WASHINGTON -- Don't think of pureed vegetables just as baby food -- after all, mashed potatoes and whipped sweet potatoes are widely popular adult comfort foods, too.
That's the word from the American Institute for Cancer Research (AICR). The reason for making the point is to encourage us to start adding good nutrition along with extra taste to our diets by way of vegetable purees. The message is helped along with some easy recipes to get cooks started.
Cooked vegetables are often served as side dishes, but there are many more ingenious ways to make them part of a meal: as savory low-fat, low-calorie dips and sandwich spreads, or used in a whole range of brightly flavored sauces to complement meats, whole grains or even other vegetables, for example.
"Trying new ways to serve vegetables is a smart health strategy," says Melanie Polk, AICR's director of nutrition education.
Many Americans are missing out on valuable, health-protective vegetables, she adds. "Ideally, we need to eat five to nine servings of a wide variety of vegetables and fruits for optimum health and lowered risk of cancer."
Vegetables are easily pureed in a blender once they have been cooked until tender, Polk says.
The ones that are rich in fiber, like sweet potatoes and carrots, make a rather thick puree that needs to be thinned, usually with a little oil, broth, milk or cream.
How much thinning depends on the end product. A sauce or coulis (an almost-liquid puree used as a flavoring, sauce or garnish) may need more liquid. A dip for chips or raw vegetables, or a sandwich spread, needs very little.
You can use pureed vegetables in ways limited only by your imagination. Beyond sauces, dips, cracker spreads and sandwich fillings, they can function as toppings for pasta or pizza; as entrees and vegetable side dishes; heated with broth or milk to make the base for an "instant" soup.
Add liquids to the vegetables to boost richness and flavor. Broccoli, spinach and turnips profit from adding extra-virgin olive oil, milk or cream.
Substituting evaporated skim milk and defatted dairy cream (nonfat cream) for full-fat dairy products will help keep the fat and calorie count low.
Other vegetables, including sweet potatoes, carrots and beets, have an inherently rich, sweet taste. A light broth or stock, preferably defatted, will give them needed thinning without hiding the vegetables' natural flavors.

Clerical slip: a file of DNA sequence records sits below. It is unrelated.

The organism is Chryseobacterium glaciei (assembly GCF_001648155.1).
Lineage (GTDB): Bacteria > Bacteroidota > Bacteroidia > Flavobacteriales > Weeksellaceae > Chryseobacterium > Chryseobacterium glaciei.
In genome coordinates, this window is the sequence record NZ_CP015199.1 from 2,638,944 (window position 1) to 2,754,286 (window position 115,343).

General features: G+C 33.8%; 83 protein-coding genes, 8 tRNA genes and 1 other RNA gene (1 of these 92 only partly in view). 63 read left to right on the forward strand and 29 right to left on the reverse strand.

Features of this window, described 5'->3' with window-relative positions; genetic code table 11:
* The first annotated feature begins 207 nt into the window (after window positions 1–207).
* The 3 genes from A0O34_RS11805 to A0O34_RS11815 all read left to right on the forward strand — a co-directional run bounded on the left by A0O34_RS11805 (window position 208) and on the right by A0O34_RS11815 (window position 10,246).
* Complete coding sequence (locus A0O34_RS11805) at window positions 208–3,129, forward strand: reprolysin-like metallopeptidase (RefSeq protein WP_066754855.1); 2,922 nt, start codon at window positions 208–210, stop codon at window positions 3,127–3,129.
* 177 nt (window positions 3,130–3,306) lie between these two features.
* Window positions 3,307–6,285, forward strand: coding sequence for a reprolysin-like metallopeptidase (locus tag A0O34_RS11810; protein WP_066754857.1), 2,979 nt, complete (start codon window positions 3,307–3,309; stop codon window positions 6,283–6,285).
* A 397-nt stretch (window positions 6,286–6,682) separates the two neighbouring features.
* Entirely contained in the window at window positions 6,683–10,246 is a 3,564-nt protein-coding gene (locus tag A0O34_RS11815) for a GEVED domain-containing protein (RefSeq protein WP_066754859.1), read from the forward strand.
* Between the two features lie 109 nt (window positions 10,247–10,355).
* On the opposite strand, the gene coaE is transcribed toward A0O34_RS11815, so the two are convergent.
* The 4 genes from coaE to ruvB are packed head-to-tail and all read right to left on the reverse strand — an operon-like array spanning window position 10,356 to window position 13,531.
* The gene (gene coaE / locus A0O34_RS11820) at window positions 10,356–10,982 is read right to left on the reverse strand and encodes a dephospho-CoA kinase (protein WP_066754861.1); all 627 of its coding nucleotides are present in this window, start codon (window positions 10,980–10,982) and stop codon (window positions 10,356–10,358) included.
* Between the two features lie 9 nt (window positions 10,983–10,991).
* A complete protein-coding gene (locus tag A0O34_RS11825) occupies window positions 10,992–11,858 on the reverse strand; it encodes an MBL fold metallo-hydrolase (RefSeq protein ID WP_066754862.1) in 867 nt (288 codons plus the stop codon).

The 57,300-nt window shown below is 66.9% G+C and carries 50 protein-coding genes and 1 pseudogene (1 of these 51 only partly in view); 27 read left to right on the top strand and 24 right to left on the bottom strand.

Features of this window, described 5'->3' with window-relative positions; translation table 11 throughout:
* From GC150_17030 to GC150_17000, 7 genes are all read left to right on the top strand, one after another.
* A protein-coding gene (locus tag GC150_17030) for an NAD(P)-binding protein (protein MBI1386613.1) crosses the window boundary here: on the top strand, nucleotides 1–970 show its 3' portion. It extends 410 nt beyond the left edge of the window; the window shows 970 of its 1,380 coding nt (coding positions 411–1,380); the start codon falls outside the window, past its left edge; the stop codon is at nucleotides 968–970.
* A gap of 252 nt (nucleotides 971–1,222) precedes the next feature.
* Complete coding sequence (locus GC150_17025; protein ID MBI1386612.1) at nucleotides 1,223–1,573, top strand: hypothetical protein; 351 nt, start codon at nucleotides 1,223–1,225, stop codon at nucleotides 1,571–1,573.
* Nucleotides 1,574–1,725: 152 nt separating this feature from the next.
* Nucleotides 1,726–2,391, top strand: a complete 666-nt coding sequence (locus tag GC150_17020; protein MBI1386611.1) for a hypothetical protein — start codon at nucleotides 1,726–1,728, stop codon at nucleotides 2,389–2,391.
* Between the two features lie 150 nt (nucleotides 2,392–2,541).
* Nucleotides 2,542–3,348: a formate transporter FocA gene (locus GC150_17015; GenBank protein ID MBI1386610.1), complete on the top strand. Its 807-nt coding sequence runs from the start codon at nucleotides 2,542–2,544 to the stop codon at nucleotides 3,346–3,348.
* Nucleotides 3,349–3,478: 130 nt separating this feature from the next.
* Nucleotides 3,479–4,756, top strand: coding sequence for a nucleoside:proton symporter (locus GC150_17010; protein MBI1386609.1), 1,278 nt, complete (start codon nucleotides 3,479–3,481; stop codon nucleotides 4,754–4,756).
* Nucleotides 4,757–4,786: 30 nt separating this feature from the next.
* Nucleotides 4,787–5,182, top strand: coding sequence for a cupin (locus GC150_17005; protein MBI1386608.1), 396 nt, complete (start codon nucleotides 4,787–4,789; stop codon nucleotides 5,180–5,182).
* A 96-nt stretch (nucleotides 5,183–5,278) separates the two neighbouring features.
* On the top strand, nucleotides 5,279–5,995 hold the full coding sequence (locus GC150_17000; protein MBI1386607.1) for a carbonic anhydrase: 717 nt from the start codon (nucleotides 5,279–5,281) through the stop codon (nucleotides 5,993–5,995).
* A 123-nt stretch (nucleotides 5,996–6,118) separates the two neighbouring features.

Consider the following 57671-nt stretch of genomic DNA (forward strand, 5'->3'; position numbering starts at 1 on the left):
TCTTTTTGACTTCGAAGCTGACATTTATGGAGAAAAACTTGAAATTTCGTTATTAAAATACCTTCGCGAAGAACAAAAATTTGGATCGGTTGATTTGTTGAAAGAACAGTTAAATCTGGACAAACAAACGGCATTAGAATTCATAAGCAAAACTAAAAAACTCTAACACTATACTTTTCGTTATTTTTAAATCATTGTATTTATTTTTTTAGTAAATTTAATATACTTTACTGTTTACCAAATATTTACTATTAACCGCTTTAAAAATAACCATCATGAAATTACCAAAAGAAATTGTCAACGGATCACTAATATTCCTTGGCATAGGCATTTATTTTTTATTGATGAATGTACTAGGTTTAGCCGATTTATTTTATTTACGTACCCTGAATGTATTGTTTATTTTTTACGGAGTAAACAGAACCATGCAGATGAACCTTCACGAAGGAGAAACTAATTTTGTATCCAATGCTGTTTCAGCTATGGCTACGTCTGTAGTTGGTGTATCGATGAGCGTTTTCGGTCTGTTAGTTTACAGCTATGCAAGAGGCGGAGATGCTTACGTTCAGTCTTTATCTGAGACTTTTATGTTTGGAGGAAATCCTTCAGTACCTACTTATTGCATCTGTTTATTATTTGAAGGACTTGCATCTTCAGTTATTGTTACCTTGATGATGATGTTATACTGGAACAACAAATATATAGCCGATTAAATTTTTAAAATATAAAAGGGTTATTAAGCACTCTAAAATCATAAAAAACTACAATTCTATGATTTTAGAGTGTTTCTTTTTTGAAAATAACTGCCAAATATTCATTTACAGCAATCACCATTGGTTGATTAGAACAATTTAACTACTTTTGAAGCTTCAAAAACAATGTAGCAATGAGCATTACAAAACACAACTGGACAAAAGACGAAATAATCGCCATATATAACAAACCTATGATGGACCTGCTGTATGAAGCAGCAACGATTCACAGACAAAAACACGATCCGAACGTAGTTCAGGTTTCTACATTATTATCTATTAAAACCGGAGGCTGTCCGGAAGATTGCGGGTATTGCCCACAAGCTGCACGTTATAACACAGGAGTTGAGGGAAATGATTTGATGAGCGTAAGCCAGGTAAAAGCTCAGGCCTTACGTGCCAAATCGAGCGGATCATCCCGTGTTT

Even those who don't yearn for broccoli may enjoy the vegetable in the following combination with cannellini (white kidney) beans. It was originally created as a dip for raw vegetables and chips, but adding just a little olive oil can turn it into a sandwich spread or filling for a tortilla roll-up.
Pureed Broccoli with Roasted Garlic
1 to 4 peeled garlic cloves, or to taste
3 teaspoons extra-virgin olive oil
1/8 teaspoon dried crushed red pepper, or to taste (optional)
2 1/2 cups broccoli florets
1 cup canned cannellini (white kidney beans), rinsed, drained
1 tablespoon fresh lemon juice, or to taste
1 tablespoon fresh chives, finely minced (or 1 teaspoon dried chives, crushed)
Salt and freshly ground white pepper, to taste
Hot pepper sauce, to taste (optional)
Preheat oven to 350 degrees. Combine garlic, 1 teaspoon oil and crushed red pepper in small foil packet, sealing well. Bake until garlic is tender, about 35 minutes. Cool slightly.
Meanwhile, steam broccoli florets in microwave until very tender, about 2 minutes. Rinse with cold water to stop cooking process. Drain. Transfer to blender or food processor. Add cannellini, lemon juice, chives, garlic mixture and remaining olive oil and puree until smooth. Season to taste with salt, pepper and hot sauce.
For appetizers: serve the puree as a dip for spears or sticks of raw vegetables such as bell pepper, celery and zucchini; or spread it on crackers.
To serve as part of a light meal, spread puree on pita bread or tortillas to make roll-ups. (Slightly more olive oil may be needed to make the puree more spreadable.)